In the tradition of the simple but cityscape-defining buildings for social purposes, such as the church opposite or the single people‘s home by Theodor Fischer, the design develops a modest but clear urban building block for the House of Life with the hospice. Humanity and permanence, as well as a friendly inviting gesture determine the figure and appearance. The building is divided into three stones to take up the grain of the surroundings and to address the House of Life in a recognisable way. A small town square is created as an outdoor area for the foyer, the café, the seminar area or simply to pass some time. The design is based on the idea of building lines. By staggering the buildings, not only does the urban integration succeed, but also the user-oriented development of the roof gardens. The building itself is divided into three areas that stack vertically.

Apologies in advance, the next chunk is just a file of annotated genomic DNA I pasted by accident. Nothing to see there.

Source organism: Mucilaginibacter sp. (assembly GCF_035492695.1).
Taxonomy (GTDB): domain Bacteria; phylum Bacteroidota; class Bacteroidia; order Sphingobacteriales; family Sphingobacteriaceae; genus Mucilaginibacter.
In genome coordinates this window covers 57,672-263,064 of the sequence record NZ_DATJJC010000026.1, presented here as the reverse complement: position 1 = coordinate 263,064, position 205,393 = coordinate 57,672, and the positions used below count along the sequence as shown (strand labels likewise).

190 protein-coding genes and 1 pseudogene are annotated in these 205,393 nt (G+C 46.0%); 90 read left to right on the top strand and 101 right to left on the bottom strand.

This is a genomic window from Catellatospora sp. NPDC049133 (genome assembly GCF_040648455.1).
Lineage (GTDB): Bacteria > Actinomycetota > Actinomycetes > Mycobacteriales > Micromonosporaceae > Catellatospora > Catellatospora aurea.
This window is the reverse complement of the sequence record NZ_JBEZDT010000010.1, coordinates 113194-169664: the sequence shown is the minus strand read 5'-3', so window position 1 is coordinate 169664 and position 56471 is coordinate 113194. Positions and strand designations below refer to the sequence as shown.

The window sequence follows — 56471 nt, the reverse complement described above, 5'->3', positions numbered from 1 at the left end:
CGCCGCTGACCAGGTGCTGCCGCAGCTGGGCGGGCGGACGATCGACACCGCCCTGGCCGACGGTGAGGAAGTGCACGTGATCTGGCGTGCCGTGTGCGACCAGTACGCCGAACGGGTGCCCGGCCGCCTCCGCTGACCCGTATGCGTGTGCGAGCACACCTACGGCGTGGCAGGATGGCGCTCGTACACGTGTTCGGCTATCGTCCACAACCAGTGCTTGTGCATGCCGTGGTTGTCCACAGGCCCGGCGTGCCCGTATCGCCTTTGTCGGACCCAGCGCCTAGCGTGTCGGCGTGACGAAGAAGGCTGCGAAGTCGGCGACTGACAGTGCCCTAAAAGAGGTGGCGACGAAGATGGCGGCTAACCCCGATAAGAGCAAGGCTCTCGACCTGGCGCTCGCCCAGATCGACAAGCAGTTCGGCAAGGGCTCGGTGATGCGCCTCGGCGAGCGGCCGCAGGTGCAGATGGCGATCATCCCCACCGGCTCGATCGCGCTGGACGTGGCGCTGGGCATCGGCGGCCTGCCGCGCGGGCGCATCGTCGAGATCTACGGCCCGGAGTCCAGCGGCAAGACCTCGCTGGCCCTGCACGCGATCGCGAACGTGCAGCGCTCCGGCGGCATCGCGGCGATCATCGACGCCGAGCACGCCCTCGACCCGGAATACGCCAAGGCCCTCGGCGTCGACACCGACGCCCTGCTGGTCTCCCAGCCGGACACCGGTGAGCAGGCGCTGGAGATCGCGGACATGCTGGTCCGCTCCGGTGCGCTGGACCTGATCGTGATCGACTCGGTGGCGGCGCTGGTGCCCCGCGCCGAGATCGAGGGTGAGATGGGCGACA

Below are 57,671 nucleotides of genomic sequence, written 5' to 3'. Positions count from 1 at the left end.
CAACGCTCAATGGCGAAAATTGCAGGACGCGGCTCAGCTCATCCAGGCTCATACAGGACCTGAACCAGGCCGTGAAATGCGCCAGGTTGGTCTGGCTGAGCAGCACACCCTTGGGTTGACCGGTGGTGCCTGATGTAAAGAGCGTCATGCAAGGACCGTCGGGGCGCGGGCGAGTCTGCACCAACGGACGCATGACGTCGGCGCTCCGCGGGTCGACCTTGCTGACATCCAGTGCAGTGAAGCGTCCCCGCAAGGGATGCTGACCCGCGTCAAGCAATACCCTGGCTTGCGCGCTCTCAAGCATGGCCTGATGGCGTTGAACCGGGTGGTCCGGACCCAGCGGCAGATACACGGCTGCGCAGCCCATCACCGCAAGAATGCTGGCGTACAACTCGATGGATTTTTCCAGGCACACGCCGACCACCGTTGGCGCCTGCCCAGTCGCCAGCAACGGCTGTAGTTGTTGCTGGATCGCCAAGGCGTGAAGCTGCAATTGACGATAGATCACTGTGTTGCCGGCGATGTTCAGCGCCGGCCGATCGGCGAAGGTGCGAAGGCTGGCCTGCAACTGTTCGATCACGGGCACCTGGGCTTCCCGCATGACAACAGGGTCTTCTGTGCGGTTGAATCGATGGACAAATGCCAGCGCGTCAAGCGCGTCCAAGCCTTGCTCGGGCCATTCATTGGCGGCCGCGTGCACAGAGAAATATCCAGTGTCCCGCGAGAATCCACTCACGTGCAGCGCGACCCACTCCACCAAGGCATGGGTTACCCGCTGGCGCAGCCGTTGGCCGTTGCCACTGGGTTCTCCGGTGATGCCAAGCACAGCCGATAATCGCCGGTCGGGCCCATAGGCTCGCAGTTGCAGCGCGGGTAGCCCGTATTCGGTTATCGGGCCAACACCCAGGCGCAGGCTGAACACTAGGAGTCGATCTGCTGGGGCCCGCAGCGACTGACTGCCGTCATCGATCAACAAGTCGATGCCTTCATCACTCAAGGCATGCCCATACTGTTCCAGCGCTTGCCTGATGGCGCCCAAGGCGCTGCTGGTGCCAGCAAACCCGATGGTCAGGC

Openness and light are particularly important for all users. The entire access structure on each floor faces the light. On each floor, the user and the visitor meet people in the immediate vicinity of the cores who advise, inform and help.
The building is designed to be both open and friendly, and robust and efficient. It is durable in its facade, clearly and compactly structured and respectful of its neighbours and the city. In its timeless design, the building aims that people feel comfortable there, regardless of their origin, age and social and cultural character.